Tuesday, March 04, 2014

Stories, tests and pies

Another Sitges door with stories to tell from the Archives.

Dr Warr the rheumatic, specialist tell me and son, Toby and friend Milo who form a support team for my medical appointment, that the test which have had over the past few weeks show nothing to worry too much about. I feel better already but more test are needed.  I leave still weak but optimistic. 

As I am still losing weight  and am shown to be slightly anaemic I  am advised to eat food which over the years I am to supposed to avoid. Bacon sandwiches, steak and chips, pork pies. Here I come.
































Another Sitges from the archives.

Dr Warr the rheumatic specialist tells me tha

4 comments:

Lucy said...

Or really rich chicken liver parfait...

Rouchswalwe said...

perhaps spinach lasagna?

Tom said...

Chicken Kiev, spinach, butter beans with oodles of garlic butter. Now for the main course......

Roderick Robinson said...

Beware of pork pies. I am tempted and am always disappointed; the contents look like marble and - if such a concept could be envisaged - they eat like flexible marble. Two or three years ago, as an extreme gesture of affection, VR made me a huge and heavy stand pie. This was entirely satisfactory but required far too much effort and the waiving of various principles (VR hates pork pies).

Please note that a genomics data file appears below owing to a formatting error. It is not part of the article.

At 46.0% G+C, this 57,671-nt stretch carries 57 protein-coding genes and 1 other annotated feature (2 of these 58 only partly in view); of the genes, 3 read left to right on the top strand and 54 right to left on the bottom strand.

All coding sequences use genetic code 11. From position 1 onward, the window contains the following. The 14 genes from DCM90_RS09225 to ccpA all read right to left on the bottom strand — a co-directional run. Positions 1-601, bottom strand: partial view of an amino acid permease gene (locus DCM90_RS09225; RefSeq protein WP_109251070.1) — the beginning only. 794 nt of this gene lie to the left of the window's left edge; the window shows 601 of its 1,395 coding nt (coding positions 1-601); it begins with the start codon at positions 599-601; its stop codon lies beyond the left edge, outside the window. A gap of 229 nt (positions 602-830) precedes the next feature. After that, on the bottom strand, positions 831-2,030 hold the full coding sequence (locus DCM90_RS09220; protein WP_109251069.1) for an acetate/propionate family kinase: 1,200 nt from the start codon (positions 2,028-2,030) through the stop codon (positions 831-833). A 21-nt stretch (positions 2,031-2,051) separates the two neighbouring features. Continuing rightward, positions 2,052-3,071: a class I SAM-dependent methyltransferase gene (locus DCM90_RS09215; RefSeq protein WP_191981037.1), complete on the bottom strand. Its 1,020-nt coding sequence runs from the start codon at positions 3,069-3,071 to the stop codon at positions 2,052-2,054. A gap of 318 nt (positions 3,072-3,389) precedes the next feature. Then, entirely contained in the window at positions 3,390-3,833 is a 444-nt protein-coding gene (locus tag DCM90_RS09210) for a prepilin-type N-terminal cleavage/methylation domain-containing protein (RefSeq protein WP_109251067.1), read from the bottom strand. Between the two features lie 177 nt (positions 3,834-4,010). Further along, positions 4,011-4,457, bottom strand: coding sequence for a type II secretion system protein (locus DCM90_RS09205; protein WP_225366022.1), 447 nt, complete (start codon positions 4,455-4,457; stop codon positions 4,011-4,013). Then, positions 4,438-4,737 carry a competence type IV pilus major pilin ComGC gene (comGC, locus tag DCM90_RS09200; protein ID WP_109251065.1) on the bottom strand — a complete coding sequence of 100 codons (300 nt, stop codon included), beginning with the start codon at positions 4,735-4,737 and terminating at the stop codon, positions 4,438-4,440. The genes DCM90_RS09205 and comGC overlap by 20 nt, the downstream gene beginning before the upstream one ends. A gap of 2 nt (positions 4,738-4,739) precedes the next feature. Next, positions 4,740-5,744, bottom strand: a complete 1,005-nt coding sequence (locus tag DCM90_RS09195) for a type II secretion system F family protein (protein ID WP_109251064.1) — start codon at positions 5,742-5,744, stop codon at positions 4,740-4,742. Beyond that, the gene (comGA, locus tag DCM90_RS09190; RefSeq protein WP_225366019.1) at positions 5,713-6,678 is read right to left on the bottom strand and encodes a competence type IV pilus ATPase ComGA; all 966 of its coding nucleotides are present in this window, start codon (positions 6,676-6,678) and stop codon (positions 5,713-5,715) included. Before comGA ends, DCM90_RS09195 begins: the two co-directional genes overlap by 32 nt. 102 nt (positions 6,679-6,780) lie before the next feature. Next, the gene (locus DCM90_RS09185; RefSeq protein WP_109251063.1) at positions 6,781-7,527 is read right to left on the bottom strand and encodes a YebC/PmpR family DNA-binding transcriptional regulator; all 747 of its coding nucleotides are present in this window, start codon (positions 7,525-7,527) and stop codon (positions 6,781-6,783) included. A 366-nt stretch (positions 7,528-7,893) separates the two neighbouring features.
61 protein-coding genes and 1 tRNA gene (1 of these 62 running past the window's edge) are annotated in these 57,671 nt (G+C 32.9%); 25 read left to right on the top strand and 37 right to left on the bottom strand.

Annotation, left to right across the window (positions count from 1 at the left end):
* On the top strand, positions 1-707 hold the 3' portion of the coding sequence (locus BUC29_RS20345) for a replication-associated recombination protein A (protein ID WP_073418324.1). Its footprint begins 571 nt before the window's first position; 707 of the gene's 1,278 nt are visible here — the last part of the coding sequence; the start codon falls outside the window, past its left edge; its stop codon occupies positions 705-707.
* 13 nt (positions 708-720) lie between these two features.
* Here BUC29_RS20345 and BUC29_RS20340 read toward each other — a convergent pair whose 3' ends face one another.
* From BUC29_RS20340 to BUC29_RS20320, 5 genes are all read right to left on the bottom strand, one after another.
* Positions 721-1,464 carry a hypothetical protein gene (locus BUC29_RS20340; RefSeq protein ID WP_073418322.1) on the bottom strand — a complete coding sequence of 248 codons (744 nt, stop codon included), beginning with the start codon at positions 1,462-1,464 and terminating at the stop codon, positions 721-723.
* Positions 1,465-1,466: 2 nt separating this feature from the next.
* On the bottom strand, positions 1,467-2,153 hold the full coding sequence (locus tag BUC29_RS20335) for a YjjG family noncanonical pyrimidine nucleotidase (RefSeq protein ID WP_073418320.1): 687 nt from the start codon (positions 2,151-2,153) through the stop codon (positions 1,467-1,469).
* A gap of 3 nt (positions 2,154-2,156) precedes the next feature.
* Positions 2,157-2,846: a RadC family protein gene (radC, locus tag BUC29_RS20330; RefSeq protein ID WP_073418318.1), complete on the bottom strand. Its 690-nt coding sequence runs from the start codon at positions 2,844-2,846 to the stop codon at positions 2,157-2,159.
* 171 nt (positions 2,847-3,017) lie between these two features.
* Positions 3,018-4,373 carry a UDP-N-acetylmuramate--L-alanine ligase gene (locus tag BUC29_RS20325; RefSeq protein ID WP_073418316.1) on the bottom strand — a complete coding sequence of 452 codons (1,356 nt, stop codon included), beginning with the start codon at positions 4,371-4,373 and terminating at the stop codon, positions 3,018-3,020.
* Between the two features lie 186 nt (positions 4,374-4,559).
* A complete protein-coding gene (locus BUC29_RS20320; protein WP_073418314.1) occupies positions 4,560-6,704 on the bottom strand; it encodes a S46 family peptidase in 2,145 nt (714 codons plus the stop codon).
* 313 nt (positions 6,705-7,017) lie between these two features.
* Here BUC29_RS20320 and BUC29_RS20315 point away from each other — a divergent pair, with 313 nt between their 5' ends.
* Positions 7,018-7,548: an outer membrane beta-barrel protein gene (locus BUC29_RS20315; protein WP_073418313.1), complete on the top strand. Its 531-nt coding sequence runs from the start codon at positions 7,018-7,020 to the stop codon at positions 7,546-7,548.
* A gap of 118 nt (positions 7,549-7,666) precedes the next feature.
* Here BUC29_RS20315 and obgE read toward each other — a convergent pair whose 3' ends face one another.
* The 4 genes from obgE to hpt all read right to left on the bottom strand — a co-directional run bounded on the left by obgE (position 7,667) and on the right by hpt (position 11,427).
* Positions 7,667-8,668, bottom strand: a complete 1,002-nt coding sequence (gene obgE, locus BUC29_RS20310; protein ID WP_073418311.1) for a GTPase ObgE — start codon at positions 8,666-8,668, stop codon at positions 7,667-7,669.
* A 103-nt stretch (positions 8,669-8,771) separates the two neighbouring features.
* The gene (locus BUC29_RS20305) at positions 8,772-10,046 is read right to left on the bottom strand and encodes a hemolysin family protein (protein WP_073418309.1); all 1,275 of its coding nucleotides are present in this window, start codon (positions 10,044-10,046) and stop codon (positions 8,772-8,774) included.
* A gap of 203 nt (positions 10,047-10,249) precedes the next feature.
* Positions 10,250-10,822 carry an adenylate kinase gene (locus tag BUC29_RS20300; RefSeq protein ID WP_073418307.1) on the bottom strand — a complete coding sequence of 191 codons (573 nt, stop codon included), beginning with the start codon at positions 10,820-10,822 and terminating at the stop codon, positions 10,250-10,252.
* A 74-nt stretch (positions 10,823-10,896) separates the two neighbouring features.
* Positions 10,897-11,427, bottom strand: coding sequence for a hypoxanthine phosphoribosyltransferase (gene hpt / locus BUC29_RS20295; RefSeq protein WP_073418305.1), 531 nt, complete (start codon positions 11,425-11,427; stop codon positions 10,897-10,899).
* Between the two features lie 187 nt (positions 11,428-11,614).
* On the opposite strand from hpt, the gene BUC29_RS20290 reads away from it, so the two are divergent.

The fact that I continue to be tempted by commercial pork pies dates back to the immediate post-war years. Our nearest shops included "a pork butcher", a marketing genre that now appears to have disappeared. The irregularly shaped pies were still hot and, immediately before sale, were inundated in a thin broth-like fluid also hot. Had Eliot strolled down our High Street he might have amended one of his most famous lines: "Do I dare to eat a pie?"

One ate the pie in a race against time, as it self-destructed. No doubt the contents were just this side of toxic. It didn't matter. Those pies were not only comestibles, they were sensations.